America circa 1940 was not exactly the best place to be selling cars. After over a decade of Depression and high unemployment, many automakers found themselves hanging on by the slimmest of profit margins. Where once there had been hundreds of independent automakers, there were now just a few dozen, among them Graham-Paige.

After their “shark nose styling” failed to produce the big sales Graham hoped, the dying automaker made one last attempt at remaining relevant, producing a car called the Hollywood using old dies borrowed from another defunct automaker, Cord. Old Cars Weekly reports that the last remaining convertible Graham Hollywood will make its first public appearance since 1952.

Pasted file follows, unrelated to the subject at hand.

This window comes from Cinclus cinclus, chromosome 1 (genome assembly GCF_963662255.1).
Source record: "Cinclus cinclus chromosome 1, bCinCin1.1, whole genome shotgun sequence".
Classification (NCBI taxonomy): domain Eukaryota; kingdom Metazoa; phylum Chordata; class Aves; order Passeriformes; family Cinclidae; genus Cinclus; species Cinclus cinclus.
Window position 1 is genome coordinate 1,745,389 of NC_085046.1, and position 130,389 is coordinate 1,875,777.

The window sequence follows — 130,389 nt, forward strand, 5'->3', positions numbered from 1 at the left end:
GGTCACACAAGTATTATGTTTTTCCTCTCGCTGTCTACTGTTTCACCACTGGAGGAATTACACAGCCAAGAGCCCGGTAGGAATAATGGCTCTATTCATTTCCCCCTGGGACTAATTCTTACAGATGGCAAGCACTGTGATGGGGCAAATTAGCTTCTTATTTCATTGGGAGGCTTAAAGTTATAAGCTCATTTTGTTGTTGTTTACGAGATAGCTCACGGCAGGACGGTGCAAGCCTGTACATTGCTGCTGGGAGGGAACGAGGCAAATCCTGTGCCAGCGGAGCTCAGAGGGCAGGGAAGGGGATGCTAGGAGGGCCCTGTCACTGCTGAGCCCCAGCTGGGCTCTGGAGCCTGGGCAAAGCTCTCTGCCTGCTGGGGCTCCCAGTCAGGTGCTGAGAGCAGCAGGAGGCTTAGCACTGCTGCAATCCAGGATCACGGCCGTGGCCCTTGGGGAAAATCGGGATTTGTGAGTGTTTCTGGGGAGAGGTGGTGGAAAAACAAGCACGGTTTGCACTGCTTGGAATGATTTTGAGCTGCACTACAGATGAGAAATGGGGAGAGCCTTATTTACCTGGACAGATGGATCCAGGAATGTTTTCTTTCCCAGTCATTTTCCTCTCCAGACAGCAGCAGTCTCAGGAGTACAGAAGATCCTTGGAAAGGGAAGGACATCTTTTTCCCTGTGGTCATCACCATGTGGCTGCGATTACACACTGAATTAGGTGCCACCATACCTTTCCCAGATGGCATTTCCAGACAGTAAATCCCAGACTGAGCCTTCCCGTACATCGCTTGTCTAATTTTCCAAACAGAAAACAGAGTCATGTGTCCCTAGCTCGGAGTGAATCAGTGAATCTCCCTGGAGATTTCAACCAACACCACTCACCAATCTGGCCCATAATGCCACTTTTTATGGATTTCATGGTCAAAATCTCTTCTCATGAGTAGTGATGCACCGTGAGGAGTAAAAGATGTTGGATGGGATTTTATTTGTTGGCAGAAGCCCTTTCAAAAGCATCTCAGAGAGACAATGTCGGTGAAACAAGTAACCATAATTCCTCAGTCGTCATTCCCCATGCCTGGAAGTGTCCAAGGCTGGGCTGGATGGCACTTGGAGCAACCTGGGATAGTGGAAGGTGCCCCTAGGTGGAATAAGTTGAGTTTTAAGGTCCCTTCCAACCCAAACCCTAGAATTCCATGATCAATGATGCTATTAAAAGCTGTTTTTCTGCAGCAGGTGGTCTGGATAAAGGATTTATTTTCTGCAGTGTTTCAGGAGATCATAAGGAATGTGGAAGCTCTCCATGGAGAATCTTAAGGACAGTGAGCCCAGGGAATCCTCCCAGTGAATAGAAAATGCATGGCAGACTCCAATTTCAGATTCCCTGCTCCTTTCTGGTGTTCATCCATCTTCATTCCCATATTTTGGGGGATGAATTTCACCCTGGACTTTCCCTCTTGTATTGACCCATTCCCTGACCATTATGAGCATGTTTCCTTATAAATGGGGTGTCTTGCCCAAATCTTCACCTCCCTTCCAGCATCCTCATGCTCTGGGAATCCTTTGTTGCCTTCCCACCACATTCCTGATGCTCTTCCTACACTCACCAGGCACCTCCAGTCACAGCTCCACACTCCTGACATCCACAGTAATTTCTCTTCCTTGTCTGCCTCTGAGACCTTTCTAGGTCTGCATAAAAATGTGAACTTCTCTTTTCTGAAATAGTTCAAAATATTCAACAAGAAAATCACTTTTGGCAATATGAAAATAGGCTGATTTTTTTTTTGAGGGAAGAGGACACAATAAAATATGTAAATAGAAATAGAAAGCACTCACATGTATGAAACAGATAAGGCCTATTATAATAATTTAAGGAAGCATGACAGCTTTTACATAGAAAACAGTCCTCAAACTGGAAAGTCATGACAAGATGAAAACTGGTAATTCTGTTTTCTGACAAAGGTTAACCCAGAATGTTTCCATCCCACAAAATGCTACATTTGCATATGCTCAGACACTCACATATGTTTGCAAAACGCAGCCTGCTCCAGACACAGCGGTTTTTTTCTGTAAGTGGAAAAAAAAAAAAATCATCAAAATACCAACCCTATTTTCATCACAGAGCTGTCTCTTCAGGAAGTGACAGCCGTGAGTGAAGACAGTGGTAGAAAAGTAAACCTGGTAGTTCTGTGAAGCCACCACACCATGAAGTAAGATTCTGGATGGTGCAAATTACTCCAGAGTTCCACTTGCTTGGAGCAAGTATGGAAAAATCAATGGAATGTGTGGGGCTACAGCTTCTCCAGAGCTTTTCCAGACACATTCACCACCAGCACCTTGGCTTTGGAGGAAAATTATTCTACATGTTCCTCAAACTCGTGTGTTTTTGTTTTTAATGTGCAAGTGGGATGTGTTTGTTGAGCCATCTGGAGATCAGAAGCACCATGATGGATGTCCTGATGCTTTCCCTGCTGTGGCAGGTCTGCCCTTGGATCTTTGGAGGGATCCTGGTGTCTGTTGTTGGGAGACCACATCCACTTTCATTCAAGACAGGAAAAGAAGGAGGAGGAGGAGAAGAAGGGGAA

From the passenger compartment back, these “new” 1940 Graham Hollywoods were identical to the ‘37 Cords they were based off of. While several thousand sedan models were made before all automobile production was halted by the government, just a handful of convertibles were made. The sole remaining survivor was found in a garage by a lake house in 1963, and had been painted at least three times.

This old Graham has obviously seen better days, and as the last car of its kind, we think it deserves a complete and detailed restoration. Then again, maybe the patina is part of the charm. After 60 years in hiding, this last car of its kind will be on display at the Concours d’Elegance in Plymouth, Michigan this summer.

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